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The Craft Bakers Association (CBA) has voiced its concerns over the continued challenges faced by small bakery businesses, which the government’s autumn financial statement failed to address.

Chancellor Jeremy Hunt yesterday (22 November) announced several initiatives aimed at helping high streets and protecting small businesses, described as the ’backbones of communities’. These included a rollover of 75% retail, hospitality and leisure relief for 230,000 properties, and a freeze to the small business multiplier, benefitting around 90% of ratepayers for a fourth consecutive year.

The CBA acknowledged that Hunt’s plans could boost the economy, but believe small businesses will continue to face a myriad of challenges.

“Whilst the CBA welcomes aspects of the Autumn Statement that we recognise may help to boost the economy and help SMEs like craft bakers, the reality is that small businesses will continue to face the same difficulties next year, including high energy costs, rising prices of ingredients and contractual obligations,” said Karen Dear, chief executive of the trade body.

Prior to the statement, the CBA and Cake Box CEO Sukh Chamdal had both called for major reform of the business rate system.

In response, Chamdal said he was happy to see support measures for small businesses but believed it was “largely kicking the can down the road and raises further questions as to why an independent store owner pays more per square footage than a nationwide supermarket?”

“The Chancellor missed the chance to guarantee support for high street retailers over the long-term. The current regime simply allows local business rates to be increased further in the future and, without major reform, this broken system will forever hold back our high-streets and subdue the vibrant community of shop-owners that make them what they are,” Chamdal added.

Other policies announced included tougher regulation on late payers to help improve prompt payments for small business, expansion of the Made Smarter scheme for UK manufacturers, and continued funding for leadership course Help to Grow. Additionally, the existing R&D Expenditure Credit and R&D SME Scheme are to be merged from April 2024, simplifying the system and boosting innovation in the UK.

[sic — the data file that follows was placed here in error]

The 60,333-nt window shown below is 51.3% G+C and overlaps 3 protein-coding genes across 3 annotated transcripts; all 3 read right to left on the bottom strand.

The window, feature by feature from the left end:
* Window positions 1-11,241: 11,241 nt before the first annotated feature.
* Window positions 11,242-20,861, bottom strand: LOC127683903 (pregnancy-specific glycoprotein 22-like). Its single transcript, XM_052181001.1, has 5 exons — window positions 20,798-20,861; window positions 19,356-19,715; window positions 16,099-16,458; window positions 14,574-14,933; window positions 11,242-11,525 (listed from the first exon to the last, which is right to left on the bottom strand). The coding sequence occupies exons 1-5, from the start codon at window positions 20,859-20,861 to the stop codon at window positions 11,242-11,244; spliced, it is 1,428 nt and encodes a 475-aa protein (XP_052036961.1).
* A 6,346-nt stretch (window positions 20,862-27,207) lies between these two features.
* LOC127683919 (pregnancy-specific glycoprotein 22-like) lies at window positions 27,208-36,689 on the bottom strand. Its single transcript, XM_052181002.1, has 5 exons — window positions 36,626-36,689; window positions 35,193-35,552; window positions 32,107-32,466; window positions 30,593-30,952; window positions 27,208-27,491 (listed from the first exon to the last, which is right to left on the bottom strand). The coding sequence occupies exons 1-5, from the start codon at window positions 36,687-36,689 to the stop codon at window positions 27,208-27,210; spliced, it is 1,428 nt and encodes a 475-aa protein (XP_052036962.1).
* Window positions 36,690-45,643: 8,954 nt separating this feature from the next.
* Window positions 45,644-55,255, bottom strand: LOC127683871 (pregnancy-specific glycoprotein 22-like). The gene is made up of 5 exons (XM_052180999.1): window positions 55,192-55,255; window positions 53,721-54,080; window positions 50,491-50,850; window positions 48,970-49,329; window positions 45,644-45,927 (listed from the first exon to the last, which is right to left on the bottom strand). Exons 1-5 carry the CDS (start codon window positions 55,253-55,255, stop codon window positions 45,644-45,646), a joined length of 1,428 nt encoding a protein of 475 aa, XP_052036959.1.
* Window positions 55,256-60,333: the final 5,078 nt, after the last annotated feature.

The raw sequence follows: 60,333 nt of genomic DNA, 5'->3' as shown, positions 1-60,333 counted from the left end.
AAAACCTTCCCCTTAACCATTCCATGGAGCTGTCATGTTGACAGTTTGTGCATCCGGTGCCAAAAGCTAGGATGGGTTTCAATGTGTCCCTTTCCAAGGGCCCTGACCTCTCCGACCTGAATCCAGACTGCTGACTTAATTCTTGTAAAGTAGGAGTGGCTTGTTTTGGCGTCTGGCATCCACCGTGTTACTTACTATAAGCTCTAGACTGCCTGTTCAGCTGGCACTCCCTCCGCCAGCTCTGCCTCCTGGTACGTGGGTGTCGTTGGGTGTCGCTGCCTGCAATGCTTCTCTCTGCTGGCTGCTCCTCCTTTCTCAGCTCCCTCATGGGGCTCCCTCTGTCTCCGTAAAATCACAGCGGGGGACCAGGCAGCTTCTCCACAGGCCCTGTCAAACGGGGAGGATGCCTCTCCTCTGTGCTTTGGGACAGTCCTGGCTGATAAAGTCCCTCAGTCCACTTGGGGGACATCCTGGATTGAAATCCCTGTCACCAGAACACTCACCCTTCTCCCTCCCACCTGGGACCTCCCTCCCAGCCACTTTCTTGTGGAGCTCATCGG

From 1 April 2024, the National Living Wage (NLW) is to be increased by 9.8% to £11.44 per hour for eligible workers, covering 21- and 22-year-olds for the first time. The government said this represents an increase of over £1,800 to the annual earnings of a full-time worker on the NLW and is expected to benefit over 2.7 million low-paid workers. National Minimum Wage rates are also being substantially raised – up by 14.8% to £8.60 an hour for people aged 18-20, and up by 21.2% to £6.40 an hour for 16- and 17-year-olds and apprentices.

“While we appreciate why the minimum wage has been increased and the benefit this has, this too will pose another significant economic challenge for many small businesses like bakers,” commented Dear. “We would therefore urge the government to consider the impact of their policies on all sectors, including craft bakers.”

Confidence to invest

The Federation of Bakers (FOB), meanwhile, said it welcomed the Autumn Statement announcements set to boost the economy and support investment at large-scale bakery businesses. Of particular interest was the move to make so-called Full Expensing permanent, allowing businesses to offset investment in items such as new IT equipment and factory machinery against tax (for every pound invested, taxes are cut by 25p).

“Full expensing capital allowance provides confidence for members to invest – to be able to innovate and grow, whilst delivering against net zero targets,” commented FOB chief executive Andrew Pyne.

“The baking industry is one of the largest sectors in food and drink manufacturing industry, and it’s critical there is continued investment in large scale bakeries which produces most of the UK’s bread,” Pyne added.

The government is also to extend its Climate Change Agreement Scheme (CCAS), giving energy-intensive businesses around £300 million of tax relief every year until 2033 as they make investments to reduce energy consumption and carbon emissions in operations. Pyne said the FOB would welcome more clarity on how the baking industry can access the CCAS investment to support transition to greater energy efficiency in support of net zero targets.